5440 Camp Road
Hamburg, NY 14075
Phone: (716) 649-0500
Fax: (716) 648-2278
Arts & Museums
If you love Lucy, this museum is for you. This small museum chronicles the lives of Lucille Ball and Desi Arnaz. Lucy grew up in nearby Celoron, just a few miles west of Jamestown. Some of the items displayed include the Arnaz family portrait, which once hung in their Beverly Hills home, along with costumes, photos, and other memorabilia. Audio and video clips from I Love Lucy and Life With Lucy are shown continuously. The gift shop has a large selection of Lucy items; a larger gift shop is located down the street in the Lucy-Desi Center. The nearby Desilu Playhouse has exact replicas of studio sets from I Love Lucy, including the Ricardo’s New York City apartment. - Christine A. Smyczynski
A tribute to the vision of Father Nelson H. Baker, this church was the second in the U.S. to receive a basilica designation in 1926. Located in Lackawanna, the basilica's copper-topped dome and twin bell towers can be seen for miles. The church was built reminiscent of the 15th-16th century Renaissance-style, featuring a French Baroque interior. There is a gift shop where you can buy books, crucifixes, mugs and Father Baker's most popular statue of Our Lady of Victory.
This "Jewel on the Lake" was the summer home for the folks who lived in the Darwin D. Martin House in the early part of the 20th century and is one of a half-dozen designed in the Buffalo area by famous architect Frank Lloyd Wright. Its location is spectacular, south of Buffalo on a 70-foot cliff overhanging Lake Erie. The house is architecturally significant because it marks a transition period between Wright's earlier Prairie Style and his concrete designs. Tours generally last 1 hour and 15 minutes. Keep in mind that Graycliff tours are not appropriate for children under 10 years and that reservations are required.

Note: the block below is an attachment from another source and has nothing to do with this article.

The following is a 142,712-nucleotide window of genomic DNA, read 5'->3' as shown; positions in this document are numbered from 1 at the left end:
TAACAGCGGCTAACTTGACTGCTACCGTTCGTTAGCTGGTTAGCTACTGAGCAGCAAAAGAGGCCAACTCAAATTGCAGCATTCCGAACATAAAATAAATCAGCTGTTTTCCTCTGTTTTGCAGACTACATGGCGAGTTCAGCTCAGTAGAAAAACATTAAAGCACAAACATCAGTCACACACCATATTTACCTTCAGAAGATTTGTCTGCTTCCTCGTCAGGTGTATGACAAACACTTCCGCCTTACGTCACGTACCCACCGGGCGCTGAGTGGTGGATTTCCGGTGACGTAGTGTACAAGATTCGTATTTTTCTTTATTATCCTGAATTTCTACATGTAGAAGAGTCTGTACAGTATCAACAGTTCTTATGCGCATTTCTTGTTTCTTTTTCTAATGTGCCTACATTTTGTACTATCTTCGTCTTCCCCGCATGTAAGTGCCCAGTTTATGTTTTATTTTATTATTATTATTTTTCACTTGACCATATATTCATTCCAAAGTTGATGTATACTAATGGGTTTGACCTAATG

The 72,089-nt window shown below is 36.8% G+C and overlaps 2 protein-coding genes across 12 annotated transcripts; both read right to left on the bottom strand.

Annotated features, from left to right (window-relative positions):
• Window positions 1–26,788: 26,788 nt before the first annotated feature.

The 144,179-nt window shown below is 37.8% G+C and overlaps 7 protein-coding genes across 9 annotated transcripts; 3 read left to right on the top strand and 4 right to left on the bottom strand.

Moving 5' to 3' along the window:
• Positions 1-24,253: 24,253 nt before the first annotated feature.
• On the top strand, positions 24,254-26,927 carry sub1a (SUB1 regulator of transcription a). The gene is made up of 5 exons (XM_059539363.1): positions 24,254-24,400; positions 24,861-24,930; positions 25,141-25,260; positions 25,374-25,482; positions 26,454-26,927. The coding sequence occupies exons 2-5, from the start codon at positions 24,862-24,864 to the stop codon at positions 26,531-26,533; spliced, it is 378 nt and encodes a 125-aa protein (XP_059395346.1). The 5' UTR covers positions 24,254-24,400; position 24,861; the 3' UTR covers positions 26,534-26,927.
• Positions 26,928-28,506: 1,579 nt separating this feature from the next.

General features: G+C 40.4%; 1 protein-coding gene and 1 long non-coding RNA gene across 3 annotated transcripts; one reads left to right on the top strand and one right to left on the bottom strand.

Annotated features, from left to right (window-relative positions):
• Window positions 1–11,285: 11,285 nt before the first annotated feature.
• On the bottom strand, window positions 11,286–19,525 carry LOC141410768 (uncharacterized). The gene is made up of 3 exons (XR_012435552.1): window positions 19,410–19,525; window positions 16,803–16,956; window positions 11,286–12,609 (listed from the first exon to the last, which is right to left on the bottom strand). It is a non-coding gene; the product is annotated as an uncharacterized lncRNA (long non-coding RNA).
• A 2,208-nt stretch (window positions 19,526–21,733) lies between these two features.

Eden, NY is where people can find the 'Kazoo Capital of the World' because it is home to the only metal kazoo factory in existence. Established in 1916, the working factory still has its original equipment that churn out kazoos and for nearly a century, these membranophones have been made this way. Tours are self-guided, but groups of six or more can request a guided tour. Inside the museum, visitors can see and buy kazoos of all shapes and sizes. Also located in front is the boutique shop which features jewelry, books, toys, cards and of course, more kazoos.
This waterfront museum, located across from First Niagara Center, salutes all branches of the United States Armed Forces, with special emphasis on veterans from Western New York. Visitors can tour a World War II submarine, a destroyer and a guided missile cruiser. There are military artifacts such as tanks, aircraft and memorabilia, including an interesting collection from the Polish Armed Forces.
At one point in time, Buffalo was a leading industrial center and home to several automobile manufacturers. This 20,000 square-foot museum has a special focus on Buffalo's own, though often maligned Pierce Arrow. Most of the vehicles are from the personal collection of museum founder James Sandoro; other vehicles in the museum are on loan from various collectors from all over the country. The Buffalo-made Thomas Flyer is also on display, along with various automotive memorabilia including photos, paintings, household items, factory items, signs and more about this industrious city. Hours are seasonal. Call or check website for details.